By Angela Pérez Albertos

group of people seated around a table
Ángela Pérez Albertos (back right) and colleagues in Kigali, Rwanda.

Nestled in the heart of East Africa, Kigali, the capital of Rwanda, is a city that defies expectations. As I walked alone at night, up and down the land of the ‘Thousand Hills’, I was immediately captivated by its tranquillity, safety, and order. Its pristine, newly built roads, lack of traffic congestion or heavy noise pollution were a stark contrast to the bustling chaos of other African cities I had previously visited. The scene provided a unique backdrop that mirrored the country’s vision. Rwanda’s ambition is to transition into a middle-income country by 2035, a vision that requires the country to increase its GDP per capita from its current level of US$1,000 to +$4,000 by 2035. Even if the country has managed to consistently experience high economic growth rates in the past decades, Rwanda’s ambition verges on the miraculous.

I wanted to understand how a government could propel a nation out of poverty and Rwanda was a natural fit. This led me to intern at Growth Teams, a non-profit founded by Harvard Kennedy School MPA/ID alumni that was advising the Rwanda Development Board (RDB) on growth matters. Specifically, the efforts of RDB to attract foreign direct investment, create jobs, and encourage exports offered a promising learning ground for me. I lived in Singapore in the past and witnessed the outcome of what public leaders with a vision can do to chart the destiny of a nation, inspiring me to embark in extensive literature review on the topic. However, reading about it or living in a “transformed” country is only scratching the surface. To feel responsible for the economic development of a country is to stand in awe of the audacity and vision of its public leaders.

woman at sunset in rural setting
Ángela Pérez Albertos exploring Mount Kigali.

During my internship, I was embedded in the Deal Accelerator team within RDB, focused on identifying opportunities and constraints in the food processing industry. Because African countries export mostly raw agricultural products, UNCTAD estimates that agro processing is a missed opportunity valued at $1.8bn in exports in the African Continental Free Trade Area. My role was to analyze a myriad of factors – trade dynamics, labour intensity, profitability metrics, processing potential and more – to unearth attractive prospects. Once I derived a set of insights from the data, I conducted over 20 interviews with diverse stakeholders in the ecosystem, ranging from local entrepreneurs to international investors. These interactions painted a vivid picture of the industry’s challenges and opportunities, equipping me to craft informed recommendations.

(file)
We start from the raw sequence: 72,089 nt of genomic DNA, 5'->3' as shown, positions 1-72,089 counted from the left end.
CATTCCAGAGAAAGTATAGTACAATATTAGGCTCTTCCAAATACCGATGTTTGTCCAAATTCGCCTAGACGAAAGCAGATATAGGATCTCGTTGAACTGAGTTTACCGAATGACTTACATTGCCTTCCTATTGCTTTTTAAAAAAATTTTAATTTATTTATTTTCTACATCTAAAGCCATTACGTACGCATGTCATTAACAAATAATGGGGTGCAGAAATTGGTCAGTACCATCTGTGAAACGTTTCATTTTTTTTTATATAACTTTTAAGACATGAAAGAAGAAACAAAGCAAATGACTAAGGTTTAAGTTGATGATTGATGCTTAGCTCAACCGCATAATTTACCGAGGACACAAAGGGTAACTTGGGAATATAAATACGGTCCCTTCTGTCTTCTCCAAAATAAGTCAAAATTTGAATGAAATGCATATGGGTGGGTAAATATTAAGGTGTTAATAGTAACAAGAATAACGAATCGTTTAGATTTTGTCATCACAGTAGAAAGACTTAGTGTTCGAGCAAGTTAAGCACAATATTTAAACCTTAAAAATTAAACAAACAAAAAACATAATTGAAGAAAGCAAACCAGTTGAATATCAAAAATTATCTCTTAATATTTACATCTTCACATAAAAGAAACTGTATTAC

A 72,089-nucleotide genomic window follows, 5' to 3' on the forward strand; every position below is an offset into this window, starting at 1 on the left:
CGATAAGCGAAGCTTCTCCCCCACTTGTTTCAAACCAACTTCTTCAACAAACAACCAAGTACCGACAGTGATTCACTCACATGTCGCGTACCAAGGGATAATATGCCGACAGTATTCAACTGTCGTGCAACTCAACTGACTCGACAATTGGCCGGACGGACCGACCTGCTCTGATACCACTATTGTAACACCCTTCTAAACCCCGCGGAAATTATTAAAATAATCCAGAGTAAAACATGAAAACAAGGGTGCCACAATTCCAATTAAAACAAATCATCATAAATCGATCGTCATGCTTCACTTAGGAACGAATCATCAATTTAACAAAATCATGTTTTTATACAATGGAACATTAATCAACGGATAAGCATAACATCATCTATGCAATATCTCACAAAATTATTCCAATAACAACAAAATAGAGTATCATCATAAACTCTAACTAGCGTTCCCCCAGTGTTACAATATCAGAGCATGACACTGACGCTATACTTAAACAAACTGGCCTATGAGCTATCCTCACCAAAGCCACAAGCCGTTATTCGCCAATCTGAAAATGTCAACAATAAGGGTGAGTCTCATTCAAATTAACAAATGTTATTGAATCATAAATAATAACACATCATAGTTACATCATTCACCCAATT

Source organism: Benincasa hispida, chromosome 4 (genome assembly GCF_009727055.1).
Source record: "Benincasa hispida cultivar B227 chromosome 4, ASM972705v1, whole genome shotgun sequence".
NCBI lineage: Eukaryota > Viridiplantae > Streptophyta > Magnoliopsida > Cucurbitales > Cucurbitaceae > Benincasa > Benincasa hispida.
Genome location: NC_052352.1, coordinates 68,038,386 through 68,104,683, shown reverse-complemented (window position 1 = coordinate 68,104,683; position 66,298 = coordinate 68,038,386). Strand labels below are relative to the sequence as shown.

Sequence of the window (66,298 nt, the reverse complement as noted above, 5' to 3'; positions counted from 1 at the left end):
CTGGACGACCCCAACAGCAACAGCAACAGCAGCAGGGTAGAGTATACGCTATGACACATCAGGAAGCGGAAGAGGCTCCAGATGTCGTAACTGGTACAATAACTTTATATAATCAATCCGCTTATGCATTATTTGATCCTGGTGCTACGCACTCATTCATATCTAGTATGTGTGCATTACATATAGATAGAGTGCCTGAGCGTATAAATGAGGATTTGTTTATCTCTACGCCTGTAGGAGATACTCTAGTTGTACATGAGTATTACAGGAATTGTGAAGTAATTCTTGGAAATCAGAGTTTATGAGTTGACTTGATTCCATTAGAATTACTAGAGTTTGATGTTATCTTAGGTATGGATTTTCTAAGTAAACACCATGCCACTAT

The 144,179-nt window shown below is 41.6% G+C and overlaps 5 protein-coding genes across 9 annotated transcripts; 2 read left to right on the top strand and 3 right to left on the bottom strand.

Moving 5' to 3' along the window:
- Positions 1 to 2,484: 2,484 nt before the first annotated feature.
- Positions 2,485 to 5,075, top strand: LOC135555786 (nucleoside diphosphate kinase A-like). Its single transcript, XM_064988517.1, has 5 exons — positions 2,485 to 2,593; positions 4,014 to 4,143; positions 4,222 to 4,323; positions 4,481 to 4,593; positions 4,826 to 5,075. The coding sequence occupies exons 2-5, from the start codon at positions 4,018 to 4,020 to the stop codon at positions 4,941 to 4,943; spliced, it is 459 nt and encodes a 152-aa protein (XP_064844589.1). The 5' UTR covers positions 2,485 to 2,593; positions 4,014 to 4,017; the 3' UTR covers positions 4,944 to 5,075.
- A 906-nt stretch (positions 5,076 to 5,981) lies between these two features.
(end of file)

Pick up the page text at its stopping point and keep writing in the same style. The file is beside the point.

One of the most profound lessons of my internship came when it was time to formulate policy recommendations. Identifying growth opportunities within food processing had been straightforward; but deciphering the government’s role in catalyzing growth was a much more complex task. I found myself asking the following questions:

  • If an opportunity was identified in a sector (say, fruit drying), but there were no private actors already playing in the sector, how could we confirm that the current lack of private sector investment was due to information frictions, creating room for government action?
  • Even if we agreed there was potential for growth in a sector, what should the government do about it?
  • What tools should it deploy to catalyze private sector action while avoiding rent seeking or having to ‘pick winners’?